You couldn't call Penrith a Beer Mecca. Not unless your idea of such a thing is a endless sea of crap British lager and John Smith's Smooth. The Good Beer Guide has two entries. Our coach parked at one, the Agricultural Hotel, a Jennings tied house. Most of our thirsty mob swarmed in. Me, E and Tyson thought we'd make a start at the furthest away pub, the Lowther Arms, figuring it would be quieter and we could nip back up the hill and, with the coach handily parked outside, sup to the last available second. Clever huh?
Now the Lowther Arms isn't a cheery pub exactly, being decorated in rather brown colours, but it was empty and had six beers on. We scanned the pump clips for inspiration, with all of us settling on Adnam's East Green. Served by a gorgeous bow fronted barmaid, who ran the pub charmingly on her own (it got rather busy soon after.) We all enjoyed this golden beer with its spicy and bitter notes. So good in fact we drank it dry before the hordes, tiring of Jennings, swept down the hill. Also decent was the rare Palmer's Copper Ale. A half of Everard's Tiger was also tried by E and was frankly rather poor.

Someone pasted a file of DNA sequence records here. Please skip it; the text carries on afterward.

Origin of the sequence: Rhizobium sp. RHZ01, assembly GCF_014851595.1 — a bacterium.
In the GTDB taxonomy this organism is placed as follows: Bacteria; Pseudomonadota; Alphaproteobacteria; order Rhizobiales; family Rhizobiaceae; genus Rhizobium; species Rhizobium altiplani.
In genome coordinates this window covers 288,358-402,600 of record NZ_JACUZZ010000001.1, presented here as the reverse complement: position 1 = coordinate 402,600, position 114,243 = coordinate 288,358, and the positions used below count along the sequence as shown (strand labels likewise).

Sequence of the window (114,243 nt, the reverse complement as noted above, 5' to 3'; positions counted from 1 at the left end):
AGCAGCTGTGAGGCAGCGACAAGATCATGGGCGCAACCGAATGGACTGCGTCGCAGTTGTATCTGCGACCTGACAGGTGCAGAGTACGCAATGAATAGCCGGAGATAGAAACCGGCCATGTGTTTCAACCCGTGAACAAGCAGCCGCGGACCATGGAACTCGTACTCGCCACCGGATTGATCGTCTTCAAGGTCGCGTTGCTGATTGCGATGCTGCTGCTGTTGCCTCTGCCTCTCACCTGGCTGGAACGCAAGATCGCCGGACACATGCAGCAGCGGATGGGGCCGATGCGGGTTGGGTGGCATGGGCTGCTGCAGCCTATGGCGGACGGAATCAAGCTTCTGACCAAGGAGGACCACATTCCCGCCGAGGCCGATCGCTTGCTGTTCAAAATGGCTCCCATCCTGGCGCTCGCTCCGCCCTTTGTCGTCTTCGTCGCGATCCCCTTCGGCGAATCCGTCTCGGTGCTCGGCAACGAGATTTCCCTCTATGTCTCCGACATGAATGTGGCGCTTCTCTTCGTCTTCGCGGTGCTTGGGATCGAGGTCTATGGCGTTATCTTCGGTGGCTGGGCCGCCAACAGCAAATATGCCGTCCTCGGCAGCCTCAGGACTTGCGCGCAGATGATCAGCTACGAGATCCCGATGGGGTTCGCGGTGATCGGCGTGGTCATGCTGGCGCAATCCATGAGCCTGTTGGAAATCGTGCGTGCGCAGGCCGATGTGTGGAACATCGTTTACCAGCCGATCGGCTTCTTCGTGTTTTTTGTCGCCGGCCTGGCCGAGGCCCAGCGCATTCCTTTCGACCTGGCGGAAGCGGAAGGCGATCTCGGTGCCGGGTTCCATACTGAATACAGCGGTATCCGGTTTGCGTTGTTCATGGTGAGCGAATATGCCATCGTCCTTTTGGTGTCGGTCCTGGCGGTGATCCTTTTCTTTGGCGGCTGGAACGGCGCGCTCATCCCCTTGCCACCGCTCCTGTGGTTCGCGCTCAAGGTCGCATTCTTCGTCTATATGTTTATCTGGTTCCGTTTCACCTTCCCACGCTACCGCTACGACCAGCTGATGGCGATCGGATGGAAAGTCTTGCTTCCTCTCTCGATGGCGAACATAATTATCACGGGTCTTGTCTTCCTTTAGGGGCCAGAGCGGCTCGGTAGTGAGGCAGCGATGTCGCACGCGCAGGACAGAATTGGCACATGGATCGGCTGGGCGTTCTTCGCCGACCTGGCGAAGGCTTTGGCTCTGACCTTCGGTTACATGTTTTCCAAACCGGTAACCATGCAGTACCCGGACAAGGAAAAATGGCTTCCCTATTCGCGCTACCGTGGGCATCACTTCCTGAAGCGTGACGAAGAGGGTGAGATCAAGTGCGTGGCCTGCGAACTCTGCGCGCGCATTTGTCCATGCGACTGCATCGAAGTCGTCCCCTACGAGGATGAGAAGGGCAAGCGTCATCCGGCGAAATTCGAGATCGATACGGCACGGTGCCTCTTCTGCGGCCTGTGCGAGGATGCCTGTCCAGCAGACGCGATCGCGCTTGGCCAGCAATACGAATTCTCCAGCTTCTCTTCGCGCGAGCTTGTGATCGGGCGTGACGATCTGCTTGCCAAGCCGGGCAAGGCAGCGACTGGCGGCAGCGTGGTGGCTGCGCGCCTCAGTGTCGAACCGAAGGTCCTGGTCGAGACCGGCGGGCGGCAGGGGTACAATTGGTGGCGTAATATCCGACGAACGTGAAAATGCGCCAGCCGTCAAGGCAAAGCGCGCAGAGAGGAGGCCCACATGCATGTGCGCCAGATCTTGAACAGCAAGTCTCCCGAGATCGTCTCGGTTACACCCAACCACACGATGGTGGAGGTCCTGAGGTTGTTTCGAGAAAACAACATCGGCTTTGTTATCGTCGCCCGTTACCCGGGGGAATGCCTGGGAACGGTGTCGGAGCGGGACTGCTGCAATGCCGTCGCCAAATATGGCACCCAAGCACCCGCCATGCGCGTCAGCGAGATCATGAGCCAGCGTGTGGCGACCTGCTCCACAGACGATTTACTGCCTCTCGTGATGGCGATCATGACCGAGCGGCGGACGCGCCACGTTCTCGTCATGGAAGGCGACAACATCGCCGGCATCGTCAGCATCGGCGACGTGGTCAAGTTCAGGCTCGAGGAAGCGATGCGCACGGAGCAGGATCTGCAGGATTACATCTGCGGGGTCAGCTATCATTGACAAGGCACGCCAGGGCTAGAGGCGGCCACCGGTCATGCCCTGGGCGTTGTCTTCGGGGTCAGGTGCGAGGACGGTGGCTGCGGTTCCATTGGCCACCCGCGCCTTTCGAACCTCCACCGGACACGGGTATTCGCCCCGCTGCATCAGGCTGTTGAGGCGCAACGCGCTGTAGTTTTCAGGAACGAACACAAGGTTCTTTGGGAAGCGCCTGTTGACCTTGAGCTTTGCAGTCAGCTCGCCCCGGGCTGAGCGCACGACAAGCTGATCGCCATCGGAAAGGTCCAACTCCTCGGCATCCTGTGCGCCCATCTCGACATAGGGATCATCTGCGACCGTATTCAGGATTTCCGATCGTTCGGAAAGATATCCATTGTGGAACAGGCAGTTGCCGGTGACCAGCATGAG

On the way back up the hill, we passed quite a few pubs. Tyson and I nipped in to each. Most were keg or had one pump selling Black Sheep and most were empty. The Agricultural was devoid of our party when we got in - the tactic worked. We chose the seasonal, Swan's Lake. It was a copper/ chestnut brown, full bodied and malty with a good hop finish. It was a good old fashioned best bitter. I liked it a lot. We switched to Cumberland Ale, which Tyson preferred and then back in my case to the Swan's. Alas the barman was nowhere near as attractive as the server in the Lowther - not to me anyway - but the beer was immaculate and the place was packed. See? A decent choice of cask ale in peak condition always attracts customers. But we knew that didn't we?
Photos show some of the cask choice at the Lowther Arms and Tyson being startled by a beer drinking ghost!
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